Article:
The National Football League is one of the most recognized and respected organizations in America. The league is an incredible revenue generator — the executives, players and coaches amongst others all have six to seven figure salaries. The television market is very large, and they also have ownership one of the most viewed sports events in the world: the Super Bowl. People love to watch football. Some fans of the game watch football religiously, treating every Sunday (and Thursday and Monday) as a holiday. Along with the revenue the league generates, a tremendous amount of money is gambled on the games as well. In the United States, the NFL is the most sport most gambled on, which simply reflects the devoted interest.
All in all, the sport has been successful, popular and is continuously growing. As a Fantasy Football player myself, I have watched quite a bit of football without a strong interest in the teams, but rather the players. What I continue to see, game in and game out, is players taking hits. Hard hits. Helmet to helmet hits. Blindsided hits. Fans love the violence in football; I don’t see the appeal. Instead what comes to mind is the injuries, concussions, and long term effects of each and every hit. In our Political Science lecture “Freedom, Harm, and Responsibility,” we used social epistemology of John Stuart Mill to unpack the harm principle — an idea that can be directly connected to the National Football League and the violence within it.
When the word “harm” is brought up, it is usually in a negative context. Doing things harmful to oneself or to others is not typically thought of as a productive way to handle a situation. Determining the definition of harm, and what constitutes harm is key. In class, each student was asked to plot on a horizontal coordinate plane what they feel is considered harm. The results (seen below) were scattered, but there was a significant cluster in the middle that helped indicate the general consensus as to what harm is. “Moderate Pain” and “Feeling Hurt” were the median selections, which leads me to ask “Is football (NFL) a harmful sport?”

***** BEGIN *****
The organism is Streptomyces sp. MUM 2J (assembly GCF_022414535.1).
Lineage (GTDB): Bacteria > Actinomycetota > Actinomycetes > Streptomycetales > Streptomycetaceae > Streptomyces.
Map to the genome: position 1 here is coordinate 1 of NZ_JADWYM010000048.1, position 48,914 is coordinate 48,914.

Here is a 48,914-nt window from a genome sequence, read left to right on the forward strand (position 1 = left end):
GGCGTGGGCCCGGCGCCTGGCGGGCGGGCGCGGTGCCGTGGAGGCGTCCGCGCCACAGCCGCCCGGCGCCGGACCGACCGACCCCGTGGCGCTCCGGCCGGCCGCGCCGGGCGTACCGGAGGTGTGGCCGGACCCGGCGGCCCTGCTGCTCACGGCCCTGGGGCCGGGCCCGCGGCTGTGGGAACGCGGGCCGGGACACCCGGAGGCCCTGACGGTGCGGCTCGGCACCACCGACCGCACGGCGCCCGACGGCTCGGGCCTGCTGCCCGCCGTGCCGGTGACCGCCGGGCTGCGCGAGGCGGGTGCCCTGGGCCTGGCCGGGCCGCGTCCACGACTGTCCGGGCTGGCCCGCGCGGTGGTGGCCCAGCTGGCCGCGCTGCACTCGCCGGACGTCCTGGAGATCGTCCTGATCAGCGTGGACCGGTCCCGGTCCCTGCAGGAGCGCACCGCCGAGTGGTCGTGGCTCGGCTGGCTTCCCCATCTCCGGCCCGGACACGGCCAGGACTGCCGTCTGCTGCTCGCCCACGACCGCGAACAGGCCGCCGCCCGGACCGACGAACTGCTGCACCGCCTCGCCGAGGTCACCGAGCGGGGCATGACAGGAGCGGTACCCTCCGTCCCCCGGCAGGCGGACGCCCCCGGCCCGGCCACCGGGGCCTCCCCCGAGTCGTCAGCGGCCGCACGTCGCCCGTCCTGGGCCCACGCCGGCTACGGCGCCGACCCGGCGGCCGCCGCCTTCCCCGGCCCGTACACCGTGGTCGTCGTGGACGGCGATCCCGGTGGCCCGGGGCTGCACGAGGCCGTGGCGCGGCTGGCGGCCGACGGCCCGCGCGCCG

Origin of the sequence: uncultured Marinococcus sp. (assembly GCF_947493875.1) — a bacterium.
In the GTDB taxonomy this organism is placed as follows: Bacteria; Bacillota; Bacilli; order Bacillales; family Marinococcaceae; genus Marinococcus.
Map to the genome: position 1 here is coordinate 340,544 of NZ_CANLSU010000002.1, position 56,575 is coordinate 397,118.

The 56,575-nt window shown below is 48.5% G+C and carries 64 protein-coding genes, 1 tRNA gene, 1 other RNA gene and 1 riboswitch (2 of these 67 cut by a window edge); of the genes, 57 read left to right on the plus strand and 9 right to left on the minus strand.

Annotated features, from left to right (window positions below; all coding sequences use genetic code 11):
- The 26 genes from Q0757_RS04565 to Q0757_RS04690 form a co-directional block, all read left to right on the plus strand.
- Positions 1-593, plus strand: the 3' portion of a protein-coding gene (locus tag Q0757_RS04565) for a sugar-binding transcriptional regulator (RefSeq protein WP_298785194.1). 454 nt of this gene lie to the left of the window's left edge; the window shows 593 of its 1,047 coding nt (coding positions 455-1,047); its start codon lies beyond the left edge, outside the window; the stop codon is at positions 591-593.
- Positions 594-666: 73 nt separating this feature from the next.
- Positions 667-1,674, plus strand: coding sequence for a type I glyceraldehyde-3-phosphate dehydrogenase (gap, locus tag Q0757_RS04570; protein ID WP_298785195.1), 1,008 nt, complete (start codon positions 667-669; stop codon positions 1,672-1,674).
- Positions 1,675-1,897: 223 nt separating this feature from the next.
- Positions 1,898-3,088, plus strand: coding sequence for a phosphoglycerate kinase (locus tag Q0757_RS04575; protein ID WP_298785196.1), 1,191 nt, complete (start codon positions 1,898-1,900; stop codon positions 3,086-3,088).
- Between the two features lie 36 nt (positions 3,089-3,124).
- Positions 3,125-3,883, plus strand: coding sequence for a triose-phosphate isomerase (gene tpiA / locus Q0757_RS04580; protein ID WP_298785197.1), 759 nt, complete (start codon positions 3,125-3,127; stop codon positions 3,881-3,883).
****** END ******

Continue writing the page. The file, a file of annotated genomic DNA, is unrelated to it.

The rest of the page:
Scott Clement’s article in the Washington Post provides an in-depth analysis on the injuries that NFL players have endured over the years, and most importantly the long term effect on their brains and bodies. In addition, he looks beneath the surface at the way the NFL and it’s doctors have handled injuries as well as addressing the “Play through the pain” nature.
In addition to the plotting of points that was completed in class, we also had further discussion on the topic. As a result, we were able to elaborate on what exactly is “harm.”
○ Decreasing quality of life
○ Inhibits future practice of one’s own liberty
○ Something that will be remembered and change how one acts in the future
○ Insults and offends either identity or physical body
○ Damage to characteristics beyond one’s control
WATCH: NFL PLAYERS SPEAK OUT
I don’t think there is any grey area. Football is a harmful sport. From Clement’s study it was reported that “About eight in 10 reported suffering from pain that lasts most of the day. Among younger retirees, aged 30 to 49, one in three said he was unable to work or limited in work. And almost 30 percent of them rated their health as only “fair” or “poor.” The numbers speak for themselves. The bodies and minds of these players have changed permanently. The damage is out of their control at this point, and the remainder of their life is affected as a result. Clement continues with “If you didn’t hurt while you were playing, then you weren’t playing,” yet “Forty-nine percent of the former players surveyed said they wish they’d played while hurt less often.”
J.S Mill’s epistemology states “I consent that established custom, and the general feeling, should be deemed conclusive against me, unless that custom and feeling from age to age can be shown to have owed their existence to other causes than their soundness.” Simply meaning If we have an established custom that makes sense and continuously makes sense, let’s look at this custom, but ask why we value them. What we need to do, is look at why we value NFL football — why these customs matter to us– and then determine if why we value it justifies the sacrifices made by these players. My hypothesis: we value the NFL for entertainment, and for some the winnings of gambling. To me, that doesn’t sound like justifiable values considering the harm these players undergo on a regular basis.
Perhaps it is being “soft,” but I constantly remember Mill’s Rule of Thumb: How we evaluate actions depends on their consequences. The consequences of an action are what matters.
The consequences that happen as a result of these hits is enough to change the actions, which I don’t see happening in the near future, however for the safety of all current and future players, it is necessary for reform.